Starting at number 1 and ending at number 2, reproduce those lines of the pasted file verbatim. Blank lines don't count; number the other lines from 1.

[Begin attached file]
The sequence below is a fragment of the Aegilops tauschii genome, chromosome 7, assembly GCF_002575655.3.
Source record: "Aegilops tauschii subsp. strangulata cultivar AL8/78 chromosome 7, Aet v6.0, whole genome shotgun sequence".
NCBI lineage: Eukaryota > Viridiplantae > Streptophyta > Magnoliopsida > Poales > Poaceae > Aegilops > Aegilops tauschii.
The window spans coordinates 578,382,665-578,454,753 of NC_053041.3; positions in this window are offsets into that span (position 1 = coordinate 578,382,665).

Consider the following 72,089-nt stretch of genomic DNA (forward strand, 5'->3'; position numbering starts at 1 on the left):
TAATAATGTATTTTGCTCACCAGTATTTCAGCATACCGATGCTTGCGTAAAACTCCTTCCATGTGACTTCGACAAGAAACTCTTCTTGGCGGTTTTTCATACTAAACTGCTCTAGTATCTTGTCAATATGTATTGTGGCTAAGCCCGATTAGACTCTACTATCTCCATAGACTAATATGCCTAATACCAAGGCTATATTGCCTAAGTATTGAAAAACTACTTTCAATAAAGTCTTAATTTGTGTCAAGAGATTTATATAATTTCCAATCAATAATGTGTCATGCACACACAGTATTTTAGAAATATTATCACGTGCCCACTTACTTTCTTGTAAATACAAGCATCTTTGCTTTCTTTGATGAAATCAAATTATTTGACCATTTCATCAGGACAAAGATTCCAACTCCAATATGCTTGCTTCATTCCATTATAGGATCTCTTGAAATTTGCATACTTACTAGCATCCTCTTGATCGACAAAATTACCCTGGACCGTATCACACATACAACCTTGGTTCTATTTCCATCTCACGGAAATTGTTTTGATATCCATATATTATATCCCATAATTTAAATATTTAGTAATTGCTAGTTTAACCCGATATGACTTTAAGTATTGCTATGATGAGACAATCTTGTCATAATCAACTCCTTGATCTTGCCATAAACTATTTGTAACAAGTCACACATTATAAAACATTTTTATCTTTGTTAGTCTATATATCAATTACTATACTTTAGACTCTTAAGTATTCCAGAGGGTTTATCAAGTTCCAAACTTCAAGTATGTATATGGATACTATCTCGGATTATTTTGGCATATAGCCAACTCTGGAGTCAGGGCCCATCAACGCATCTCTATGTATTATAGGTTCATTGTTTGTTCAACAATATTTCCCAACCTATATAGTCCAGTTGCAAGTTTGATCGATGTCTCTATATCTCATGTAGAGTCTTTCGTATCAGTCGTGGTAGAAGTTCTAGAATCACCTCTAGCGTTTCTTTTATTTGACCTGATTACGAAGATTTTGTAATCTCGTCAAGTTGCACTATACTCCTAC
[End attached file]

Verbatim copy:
The sequence below is a fragment of the Aegilops tauschii genome, chromosome 7, assembly GCF_002575655.3.
Source record: "Aegilops tauschii subsp. strangulata cultivar AL8/78 chromosome 7, Aet v6.0, whole genome shotgun sequence".